- Systems thinking is used regularly in our students’ daily lives. Have students observe the systems they use to get from the classroom to the computer lab or the sports shed. Then have them observe how different classes do this, so they can see there are different ways of creating and using systems, and no one way is correct.
- Aesthetic thinking encourages students to appreciate the natural wonders of shape, line, shades, and pictures. Let students gaze at a painting and try to draw a simple line drawing in 5 to 10 minutes. They will notice more things about the painting after they have had time to handle it. Or ask students to design a class logo or create a digital magazine to see how different layouts affect different readers.
By encouraging students to generate new ideas, perspectives, and solutions to problems, they can learn to think creatively. New ideas begin to form, they start to think differently, and their perspective changes.
Three methods for encouraging kids to think outside the box
For students’ thinking to stay sharp, creative thinking needs to be constantly exercised. It is no different from practising sports, playing an instrument, or writing.
Here are a few tips on setting up your class with some creative spark in just 30 minutes or less!
- Create something. By creating something new, students are stimulating their minds to think creatively. See what they can do with playdoh or modelling clay. They could bake something (especially bread dough that they could knead themselves). Your objective is to get your students’ hands moving.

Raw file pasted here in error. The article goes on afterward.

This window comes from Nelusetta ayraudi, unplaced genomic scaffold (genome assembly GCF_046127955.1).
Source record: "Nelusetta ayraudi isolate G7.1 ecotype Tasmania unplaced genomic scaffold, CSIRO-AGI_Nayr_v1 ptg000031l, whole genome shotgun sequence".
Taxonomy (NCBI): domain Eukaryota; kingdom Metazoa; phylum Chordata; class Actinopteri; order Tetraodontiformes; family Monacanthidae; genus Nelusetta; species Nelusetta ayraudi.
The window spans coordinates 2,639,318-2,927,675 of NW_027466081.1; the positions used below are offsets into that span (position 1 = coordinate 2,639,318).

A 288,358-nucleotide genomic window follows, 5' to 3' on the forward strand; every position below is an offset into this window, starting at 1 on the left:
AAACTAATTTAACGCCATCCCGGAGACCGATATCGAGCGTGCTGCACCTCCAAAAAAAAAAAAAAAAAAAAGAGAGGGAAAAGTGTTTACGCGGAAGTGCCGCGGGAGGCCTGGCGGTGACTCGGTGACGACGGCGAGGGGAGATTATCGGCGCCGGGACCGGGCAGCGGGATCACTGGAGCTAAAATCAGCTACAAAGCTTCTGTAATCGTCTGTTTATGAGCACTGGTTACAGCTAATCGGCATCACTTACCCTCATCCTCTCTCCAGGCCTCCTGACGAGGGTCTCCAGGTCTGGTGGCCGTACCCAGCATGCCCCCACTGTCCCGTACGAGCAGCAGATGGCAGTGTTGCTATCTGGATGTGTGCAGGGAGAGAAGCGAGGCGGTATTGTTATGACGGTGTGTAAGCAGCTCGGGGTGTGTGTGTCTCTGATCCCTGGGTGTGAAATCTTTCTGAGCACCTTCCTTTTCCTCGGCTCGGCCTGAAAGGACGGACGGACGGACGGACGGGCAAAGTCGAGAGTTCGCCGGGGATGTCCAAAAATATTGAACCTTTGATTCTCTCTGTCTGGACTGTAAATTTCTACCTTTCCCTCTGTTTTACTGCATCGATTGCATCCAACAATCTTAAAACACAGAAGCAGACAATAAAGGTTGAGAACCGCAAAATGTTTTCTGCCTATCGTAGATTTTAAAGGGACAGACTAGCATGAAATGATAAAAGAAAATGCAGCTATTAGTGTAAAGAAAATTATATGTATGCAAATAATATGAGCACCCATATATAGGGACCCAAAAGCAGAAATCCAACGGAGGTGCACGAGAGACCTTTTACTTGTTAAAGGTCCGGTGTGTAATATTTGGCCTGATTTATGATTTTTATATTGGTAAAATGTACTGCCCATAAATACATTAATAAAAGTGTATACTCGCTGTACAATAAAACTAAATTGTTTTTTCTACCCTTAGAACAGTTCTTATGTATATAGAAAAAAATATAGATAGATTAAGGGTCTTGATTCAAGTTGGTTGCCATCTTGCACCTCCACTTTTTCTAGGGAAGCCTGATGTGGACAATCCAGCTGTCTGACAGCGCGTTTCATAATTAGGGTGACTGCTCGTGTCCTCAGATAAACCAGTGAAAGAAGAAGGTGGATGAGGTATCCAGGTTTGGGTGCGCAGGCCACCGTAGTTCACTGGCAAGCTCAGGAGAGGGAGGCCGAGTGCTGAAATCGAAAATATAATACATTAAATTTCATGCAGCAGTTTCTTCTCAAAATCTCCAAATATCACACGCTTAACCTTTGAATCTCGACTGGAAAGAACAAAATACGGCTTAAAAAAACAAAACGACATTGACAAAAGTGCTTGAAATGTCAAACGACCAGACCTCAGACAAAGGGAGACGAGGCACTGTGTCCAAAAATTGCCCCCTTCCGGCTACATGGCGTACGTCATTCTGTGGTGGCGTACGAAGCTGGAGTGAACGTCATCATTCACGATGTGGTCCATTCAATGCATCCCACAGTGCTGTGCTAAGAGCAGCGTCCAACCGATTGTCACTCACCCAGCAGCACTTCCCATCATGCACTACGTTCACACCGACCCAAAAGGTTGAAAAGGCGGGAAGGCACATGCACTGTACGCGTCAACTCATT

- Get outside – preferably in a green space. Many studies have shown that exposure to green spaces stimulates the brain, including the areas associated with creativity. Take students to the nearest park and let them experience the outdoors. Consider taking them on a nature trail if you’re feeling adventurous. Does the school have space to use? Have them get outside and garden.
- Try something new. Get students to experiment with a new skill to stimulate parts of their brains that they haven’t used before. It creates new connections in their neural networks, which are necessary for creative thinking.
As teachers, let’s be doers, not just tell our students what to do. So don’t forget to develop your creative thinking powers. Everyone is creative in some way. It’s just that some have exercised that creative muscle more than others.
Creative thinking is the key to innovation
A key component of developing creative thinking is engaging students’ minds with something new or interesting. Coming up with new ideas involves looking at a problem from a different perspective. To understand a topic or issue well, you have to be open-minded and imaginative.
Consider using whatever ignited the spark and pay attention to what works. It will keep the creativity flowing throughout the year!